Esoteric Quest Plenaries

Journey to the Center of the North
Iceland in the Esoteric Cosmos
Leonard George, Ph.D.

Iceland might seem like a marginal place, tucked away in the corners of global maps. But in the heyday of Viking society, it was the focal point of a Norse-speaking culture spanning the Scandinavian homeland in the east, Greenland and Vinland in the west, and areas of the British Isles in the south. Icelandic texts are the source of most of our knowledge of old northern mythologies. They tell of the world’s creation out of fire and ice, its ultimate fate, and the tales of gods and heroes, giants and elves that have populated the Western imagination ever since outlanders learned of them. We will meet at the foot of Snæfellsjökull, where volcanic fire meets hyperborean ice, to ponder the esoteric significance of this land‘s treasures. 

Odin, King of the Gods
Gabriel Hilmar

Odin, the one-eyed god of wisdom, grants magic and inspiration to those who are sensitive and gifted enough to hear the song of the universe. He can be considered a key to understanding Norse mythology as his own hero’s journey through the nine worlds of wisdom is a metaphor for our own inward quest to discover ourselves. Through self-sacrifice and keen intuition, Odin uncovered the universal magic of the runes and the mead of poetic inspiration. His old man magic and wisdom are mirrored in figures such as Tolkien’s Gandalf, and his archetype is alive and active in our own times.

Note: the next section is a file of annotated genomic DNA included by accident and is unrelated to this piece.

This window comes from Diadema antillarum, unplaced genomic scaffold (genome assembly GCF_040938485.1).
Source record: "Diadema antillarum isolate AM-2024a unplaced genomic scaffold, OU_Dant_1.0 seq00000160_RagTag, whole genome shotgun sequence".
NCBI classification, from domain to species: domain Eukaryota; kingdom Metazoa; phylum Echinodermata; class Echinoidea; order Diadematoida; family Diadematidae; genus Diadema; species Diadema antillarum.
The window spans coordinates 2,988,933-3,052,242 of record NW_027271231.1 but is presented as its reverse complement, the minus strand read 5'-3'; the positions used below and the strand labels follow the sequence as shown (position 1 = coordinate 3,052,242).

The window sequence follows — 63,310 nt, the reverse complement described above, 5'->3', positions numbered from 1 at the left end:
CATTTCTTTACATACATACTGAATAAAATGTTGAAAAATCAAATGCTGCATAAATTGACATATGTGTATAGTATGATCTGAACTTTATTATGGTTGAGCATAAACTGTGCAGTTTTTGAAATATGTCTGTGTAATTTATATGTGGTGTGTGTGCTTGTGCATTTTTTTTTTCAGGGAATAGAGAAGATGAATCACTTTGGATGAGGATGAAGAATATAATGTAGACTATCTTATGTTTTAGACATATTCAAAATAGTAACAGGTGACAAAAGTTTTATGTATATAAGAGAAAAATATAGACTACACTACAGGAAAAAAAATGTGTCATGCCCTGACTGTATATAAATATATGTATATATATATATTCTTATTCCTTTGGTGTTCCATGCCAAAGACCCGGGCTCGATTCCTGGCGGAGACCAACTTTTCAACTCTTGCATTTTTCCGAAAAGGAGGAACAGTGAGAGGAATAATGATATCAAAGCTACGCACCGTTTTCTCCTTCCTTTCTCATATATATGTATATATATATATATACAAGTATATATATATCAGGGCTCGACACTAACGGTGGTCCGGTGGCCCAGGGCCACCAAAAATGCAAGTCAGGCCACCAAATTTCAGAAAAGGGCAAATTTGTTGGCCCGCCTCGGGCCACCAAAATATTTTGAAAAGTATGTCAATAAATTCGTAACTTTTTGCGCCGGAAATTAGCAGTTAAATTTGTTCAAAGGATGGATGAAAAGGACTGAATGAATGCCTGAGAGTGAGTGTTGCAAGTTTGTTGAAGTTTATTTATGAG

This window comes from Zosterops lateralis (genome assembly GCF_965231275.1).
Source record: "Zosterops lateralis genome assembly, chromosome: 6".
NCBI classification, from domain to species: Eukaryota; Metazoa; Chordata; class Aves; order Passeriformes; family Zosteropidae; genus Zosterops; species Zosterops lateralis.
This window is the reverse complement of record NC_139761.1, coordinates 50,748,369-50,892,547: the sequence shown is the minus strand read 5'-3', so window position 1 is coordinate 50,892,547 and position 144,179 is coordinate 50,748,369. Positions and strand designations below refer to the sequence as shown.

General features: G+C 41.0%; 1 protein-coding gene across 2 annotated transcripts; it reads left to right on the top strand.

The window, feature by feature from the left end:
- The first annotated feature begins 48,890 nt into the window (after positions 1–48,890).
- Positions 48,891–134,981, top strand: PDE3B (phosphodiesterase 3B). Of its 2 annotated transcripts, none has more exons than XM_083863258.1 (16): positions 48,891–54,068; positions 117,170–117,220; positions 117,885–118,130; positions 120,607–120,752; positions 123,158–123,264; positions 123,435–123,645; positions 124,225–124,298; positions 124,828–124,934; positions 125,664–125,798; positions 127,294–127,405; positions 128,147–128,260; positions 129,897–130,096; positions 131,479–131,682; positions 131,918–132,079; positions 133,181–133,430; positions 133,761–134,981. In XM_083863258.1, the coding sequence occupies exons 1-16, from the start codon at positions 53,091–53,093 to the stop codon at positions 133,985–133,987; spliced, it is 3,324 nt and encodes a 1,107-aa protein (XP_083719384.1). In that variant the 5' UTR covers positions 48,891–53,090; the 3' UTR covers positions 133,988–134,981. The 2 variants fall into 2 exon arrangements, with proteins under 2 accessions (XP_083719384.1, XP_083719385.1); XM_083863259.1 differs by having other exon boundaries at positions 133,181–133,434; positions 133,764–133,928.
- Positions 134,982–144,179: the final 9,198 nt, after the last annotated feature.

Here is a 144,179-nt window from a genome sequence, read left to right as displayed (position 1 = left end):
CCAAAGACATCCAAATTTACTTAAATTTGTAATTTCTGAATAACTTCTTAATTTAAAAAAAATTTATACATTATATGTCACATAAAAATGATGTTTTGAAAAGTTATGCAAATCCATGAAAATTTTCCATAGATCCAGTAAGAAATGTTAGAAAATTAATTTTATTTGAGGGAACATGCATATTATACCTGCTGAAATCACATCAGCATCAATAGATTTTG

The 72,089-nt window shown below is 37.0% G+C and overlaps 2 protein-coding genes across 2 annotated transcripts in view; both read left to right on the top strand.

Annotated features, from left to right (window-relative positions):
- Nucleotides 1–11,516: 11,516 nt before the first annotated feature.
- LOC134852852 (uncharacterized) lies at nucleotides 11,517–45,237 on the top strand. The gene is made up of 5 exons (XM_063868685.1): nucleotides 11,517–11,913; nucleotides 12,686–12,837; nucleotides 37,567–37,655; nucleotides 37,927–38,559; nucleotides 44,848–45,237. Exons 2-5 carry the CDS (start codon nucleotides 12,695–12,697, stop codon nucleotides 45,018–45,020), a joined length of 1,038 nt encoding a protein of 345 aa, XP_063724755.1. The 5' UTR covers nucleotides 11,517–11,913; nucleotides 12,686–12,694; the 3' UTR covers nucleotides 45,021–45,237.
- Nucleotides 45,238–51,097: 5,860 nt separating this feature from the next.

Vanadís, Völva and Valkyrie:
Three Aspects of the Goddess Freyja
Valgerður Bjarnadóttir, M.A.

The Norse Goddess Freyja has many guises. She is both human and divine.  Snorri Sturluson‘s Edda tells us that she has many names because she traveled the world searching for her husband Óður. This lecture examines three aspects of Freyja starting with the Völva, the sibyl of the North, greatly valued for her ability to see into the future. Her voice rings forth in the poem Völuspá, in which she responds to the quest of Odin by recounting the story of this world from genesis to apocalypse. We will also explore Freyja‘s other aspects as the Valkyrie, a female being of death and rebirth, and Vanadís, great goddess of the tribe of Vanir.

The Legacy of Nordic and Teutonic Mythology
Christopher McIntosh, D.Phil.

Wherever the influence of the Nordic and Teutonic peoples has been felt, their mythology, their traditions and their religious view of the world have left a profound mark on culture, language, and customs. Easter has its hares and eggs – the hare being the symbol of the winter goddess, Skadi, who hands over at the equinox to the spring goddess Ostara, whose symbol is an egg. We can also think of the three witches in Macbeth, who are the three Norns of fate; of Wagner’s Ring cycle and Tolkien’s Lord of the Rings – all drawing on old Norse literary sources. Nordic and Teutonic mythologies have cross-fertilized each other over the centuries. This talk presents a revealing comparison of them and explores the possibility that they are part of an ancient Nordic tradition of wisdom, whose traces can be found across a large part of the northern hemisphere.

The Sibyls’ Vision:
The Saga of the Völuspás and Names of the Dwarfs
Haraldur Erlendsson, MD